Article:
Dear Geekiary, I’ve been wanting to watch Constantine TV show for a while now. I read some of your reviews but saw there’s no bisexuality in it. Should I watch the show even if Constantine’s bisexuality isn’t shown? I remember something about him and a priest in one of the episodes? Or does the show ‘queer baits’ and I shouldn’t put myself through that? Or will things change in S2, if there is one?
If you wanted to watch Constantine for a bisexual protagonist, then no, you shouldn’t watch Constantine. There was a moment where he was going to visit a male priest and he packed condoms, but it was largely played off as a joke instead of a serious nod to his bisexuality. They also teased that he’d “kiss a man,” but it turned out to be a platonic kiss on his friend’s cheek. The latter was definitely queerbaiting. Had they not teased it as actual recognition of his sexuality, I wouldn’t have categorized it as such.
Should you watch Constantine for other reasons? That’s up to you. Personally there were other things about the show that rubbed me the wrong way, which you can read about in my article “5 Ways Constantine Went Wrong.” But the fanbase has rallied recently (note: they are winning our current poll), so it’s clear there are things a lot of other fans enjoy that I simply don’t. So make your own mind up on that one.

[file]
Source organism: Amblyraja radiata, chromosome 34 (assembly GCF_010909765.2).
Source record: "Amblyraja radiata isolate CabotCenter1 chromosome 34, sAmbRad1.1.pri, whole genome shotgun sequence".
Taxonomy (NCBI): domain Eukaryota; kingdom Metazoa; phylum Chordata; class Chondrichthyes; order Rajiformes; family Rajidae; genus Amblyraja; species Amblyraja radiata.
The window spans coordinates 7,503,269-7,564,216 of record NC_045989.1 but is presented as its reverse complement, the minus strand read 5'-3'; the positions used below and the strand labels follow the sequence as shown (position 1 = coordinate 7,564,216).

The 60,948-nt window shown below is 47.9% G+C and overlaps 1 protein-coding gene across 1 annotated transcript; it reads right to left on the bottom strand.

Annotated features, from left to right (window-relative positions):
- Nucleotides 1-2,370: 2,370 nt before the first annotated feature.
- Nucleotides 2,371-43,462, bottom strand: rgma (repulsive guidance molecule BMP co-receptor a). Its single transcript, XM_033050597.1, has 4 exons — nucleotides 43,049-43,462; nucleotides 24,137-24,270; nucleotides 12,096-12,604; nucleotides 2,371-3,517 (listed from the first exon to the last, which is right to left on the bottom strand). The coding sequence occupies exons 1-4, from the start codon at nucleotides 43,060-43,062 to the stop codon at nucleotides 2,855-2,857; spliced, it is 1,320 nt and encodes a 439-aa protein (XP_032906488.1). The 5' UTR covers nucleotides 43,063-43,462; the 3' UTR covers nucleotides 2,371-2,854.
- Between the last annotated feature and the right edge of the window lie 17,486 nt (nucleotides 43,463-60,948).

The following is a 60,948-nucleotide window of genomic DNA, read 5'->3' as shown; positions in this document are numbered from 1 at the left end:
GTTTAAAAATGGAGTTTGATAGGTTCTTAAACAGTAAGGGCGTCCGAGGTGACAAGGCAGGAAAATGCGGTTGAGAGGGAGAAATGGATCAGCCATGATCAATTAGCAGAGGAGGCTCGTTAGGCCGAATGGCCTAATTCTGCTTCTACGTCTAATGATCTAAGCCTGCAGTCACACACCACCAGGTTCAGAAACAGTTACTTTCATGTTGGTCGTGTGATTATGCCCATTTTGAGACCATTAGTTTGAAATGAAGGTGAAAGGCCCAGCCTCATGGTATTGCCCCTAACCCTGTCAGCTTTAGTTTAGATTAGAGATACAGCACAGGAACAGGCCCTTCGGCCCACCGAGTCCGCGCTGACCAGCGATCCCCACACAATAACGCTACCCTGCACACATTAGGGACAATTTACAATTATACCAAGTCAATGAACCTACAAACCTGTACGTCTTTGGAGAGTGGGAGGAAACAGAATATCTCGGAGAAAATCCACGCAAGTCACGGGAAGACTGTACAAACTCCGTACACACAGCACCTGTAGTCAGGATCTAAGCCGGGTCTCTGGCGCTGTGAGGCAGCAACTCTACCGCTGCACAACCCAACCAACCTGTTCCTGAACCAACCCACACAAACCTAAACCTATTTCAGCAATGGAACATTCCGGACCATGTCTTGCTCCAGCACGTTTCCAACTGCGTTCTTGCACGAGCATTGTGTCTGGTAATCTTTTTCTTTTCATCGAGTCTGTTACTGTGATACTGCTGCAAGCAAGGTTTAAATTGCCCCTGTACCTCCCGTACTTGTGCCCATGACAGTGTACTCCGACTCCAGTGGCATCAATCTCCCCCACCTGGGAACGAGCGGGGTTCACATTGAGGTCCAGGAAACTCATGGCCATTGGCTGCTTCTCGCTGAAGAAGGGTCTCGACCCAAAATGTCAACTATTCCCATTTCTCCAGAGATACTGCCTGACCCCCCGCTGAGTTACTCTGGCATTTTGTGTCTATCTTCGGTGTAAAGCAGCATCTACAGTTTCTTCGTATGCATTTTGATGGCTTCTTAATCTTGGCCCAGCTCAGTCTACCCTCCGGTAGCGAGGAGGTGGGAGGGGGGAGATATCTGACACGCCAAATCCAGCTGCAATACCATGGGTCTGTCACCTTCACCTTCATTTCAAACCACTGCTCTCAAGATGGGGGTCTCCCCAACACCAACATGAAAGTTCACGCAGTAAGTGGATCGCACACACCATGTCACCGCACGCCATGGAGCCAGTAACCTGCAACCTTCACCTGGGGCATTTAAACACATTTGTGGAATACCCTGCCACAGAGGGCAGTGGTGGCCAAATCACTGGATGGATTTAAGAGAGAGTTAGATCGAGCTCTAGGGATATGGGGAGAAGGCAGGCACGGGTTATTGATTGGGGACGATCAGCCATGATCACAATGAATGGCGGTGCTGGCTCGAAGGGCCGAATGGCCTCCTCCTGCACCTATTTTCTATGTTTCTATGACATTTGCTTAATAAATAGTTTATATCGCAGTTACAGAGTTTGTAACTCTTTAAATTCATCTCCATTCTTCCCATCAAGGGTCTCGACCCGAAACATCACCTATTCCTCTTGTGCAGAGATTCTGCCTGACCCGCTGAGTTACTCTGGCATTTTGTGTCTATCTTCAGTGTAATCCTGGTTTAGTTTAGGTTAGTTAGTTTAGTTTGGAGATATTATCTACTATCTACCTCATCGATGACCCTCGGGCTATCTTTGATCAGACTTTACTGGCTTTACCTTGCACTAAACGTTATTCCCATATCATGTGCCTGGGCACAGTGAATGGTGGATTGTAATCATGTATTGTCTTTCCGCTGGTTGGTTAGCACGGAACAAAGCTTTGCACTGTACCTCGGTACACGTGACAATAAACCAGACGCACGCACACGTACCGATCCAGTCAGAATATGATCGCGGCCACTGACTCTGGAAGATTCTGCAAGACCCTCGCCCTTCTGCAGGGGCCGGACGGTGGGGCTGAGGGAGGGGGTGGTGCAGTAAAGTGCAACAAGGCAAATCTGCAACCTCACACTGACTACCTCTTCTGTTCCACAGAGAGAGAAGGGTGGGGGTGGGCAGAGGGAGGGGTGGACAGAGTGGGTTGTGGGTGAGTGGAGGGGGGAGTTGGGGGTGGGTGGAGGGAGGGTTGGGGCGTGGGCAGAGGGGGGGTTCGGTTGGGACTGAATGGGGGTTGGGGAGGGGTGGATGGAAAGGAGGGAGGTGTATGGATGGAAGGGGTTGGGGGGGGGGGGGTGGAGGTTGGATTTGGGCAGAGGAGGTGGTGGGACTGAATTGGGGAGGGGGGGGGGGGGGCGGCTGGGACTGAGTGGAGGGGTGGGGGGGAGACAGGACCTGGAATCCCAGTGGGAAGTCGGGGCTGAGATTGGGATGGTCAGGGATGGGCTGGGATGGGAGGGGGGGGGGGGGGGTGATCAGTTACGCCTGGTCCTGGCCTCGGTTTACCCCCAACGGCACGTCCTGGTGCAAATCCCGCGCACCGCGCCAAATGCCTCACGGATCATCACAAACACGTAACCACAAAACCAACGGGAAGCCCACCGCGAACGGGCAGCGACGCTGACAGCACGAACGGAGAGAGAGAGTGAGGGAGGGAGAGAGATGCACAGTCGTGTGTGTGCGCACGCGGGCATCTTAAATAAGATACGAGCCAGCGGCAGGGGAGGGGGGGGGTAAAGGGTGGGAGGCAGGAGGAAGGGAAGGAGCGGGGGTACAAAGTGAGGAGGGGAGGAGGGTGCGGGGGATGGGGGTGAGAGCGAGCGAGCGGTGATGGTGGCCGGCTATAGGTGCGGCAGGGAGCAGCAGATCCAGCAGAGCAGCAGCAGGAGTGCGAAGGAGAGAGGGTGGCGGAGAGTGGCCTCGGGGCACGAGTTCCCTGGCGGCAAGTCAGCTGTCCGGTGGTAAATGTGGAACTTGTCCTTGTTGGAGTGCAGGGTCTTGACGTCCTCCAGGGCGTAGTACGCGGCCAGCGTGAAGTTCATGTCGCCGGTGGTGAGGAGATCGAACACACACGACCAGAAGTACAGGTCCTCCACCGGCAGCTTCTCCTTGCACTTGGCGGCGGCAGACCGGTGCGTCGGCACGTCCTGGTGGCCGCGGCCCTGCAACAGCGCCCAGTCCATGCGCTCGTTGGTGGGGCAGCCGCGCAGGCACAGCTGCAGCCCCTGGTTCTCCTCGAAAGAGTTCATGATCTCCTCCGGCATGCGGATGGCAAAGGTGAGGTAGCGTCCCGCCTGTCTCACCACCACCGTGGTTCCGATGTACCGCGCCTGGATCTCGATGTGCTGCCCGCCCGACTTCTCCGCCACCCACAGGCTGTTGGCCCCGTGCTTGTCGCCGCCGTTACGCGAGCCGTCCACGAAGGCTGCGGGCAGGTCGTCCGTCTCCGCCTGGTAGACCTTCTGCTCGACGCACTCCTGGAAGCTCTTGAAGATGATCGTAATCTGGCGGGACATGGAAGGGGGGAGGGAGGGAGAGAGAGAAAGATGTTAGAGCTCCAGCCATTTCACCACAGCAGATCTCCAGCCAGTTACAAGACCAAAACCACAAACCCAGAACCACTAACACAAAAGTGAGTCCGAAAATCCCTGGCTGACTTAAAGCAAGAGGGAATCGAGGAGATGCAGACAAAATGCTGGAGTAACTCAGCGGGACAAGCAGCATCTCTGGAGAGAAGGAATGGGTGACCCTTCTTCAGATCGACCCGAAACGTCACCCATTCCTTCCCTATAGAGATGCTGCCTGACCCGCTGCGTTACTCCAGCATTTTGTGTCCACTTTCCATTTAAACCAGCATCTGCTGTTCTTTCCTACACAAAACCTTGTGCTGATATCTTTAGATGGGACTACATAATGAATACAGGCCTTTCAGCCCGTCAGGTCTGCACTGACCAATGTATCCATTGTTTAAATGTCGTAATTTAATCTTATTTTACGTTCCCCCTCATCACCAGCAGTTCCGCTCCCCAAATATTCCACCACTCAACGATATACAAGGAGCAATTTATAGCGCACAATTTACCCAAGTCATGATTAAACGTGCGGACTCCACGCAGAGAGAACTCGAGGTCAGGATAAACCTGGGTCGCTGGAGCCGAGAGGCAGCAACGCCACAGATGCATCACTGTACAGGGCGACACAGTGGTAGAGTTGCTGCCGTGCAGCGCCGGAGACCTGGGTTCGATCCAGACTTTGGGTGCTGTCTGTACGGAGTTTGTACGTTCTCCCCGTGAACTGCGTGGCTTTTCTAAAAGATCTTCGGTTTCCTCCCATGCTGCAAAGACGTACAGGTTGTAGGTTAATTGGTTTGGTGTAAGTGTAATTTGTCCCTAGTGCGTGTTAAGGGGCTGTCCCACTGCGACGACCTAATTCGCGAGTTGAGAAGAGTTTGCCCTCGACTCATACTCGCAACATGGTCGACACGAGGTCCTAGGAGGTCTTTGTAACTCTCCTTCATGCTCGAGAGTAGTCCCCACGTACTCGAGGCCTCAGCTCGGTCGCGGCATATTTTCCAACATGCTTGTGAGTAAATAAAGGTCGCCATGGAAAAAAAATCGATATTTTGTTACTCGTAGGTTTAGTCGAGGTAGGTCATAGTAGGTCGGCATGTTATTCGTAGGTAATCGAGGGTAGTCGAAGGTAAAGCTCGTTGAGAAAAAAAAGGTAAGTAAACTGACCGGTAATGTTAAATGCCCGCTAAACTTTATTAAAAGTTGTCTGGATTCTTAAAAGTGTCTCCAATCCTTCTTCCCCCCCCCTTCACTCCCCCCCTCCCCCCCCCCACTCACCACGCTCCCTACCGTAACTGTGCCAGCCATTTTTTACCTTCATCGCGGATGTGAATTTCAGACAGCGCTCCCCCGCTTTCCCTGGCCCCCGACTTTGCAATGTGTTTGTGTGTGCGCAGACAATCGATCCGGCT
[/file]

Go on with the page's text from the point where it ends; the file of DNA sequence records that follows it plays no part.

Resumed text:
I don’t believe the show will be coming back for a second season. I have yet to find a show that didn’t get the back 9 ordered and still got a second shot. If it does, however, and Constantine’s sexuality gets addressed, then I have a bet to pay up: I’ll owe the production designer, Dave Blass, a beer at Comic-Con if that happens. I sort of hope I have to pay up because I really wanted this show to succeed. If it gets a second season and his sexuality is addressed, I feel that it will.
Author: Angel Wilson
Angel is the admin of The Geekiary and a geek culture commentator. She earned a BA in Film & Digital Media from UC Santa Cruz. She’s contributed to various podcasts and webcasts including An Englishman in San Diego, Free to Be Radio, and Genre TV for All. She’s written for Friends of Comic Con and is a 2019 Hugo Award winner for contributing fanfic on AO3. She identifies as queer.
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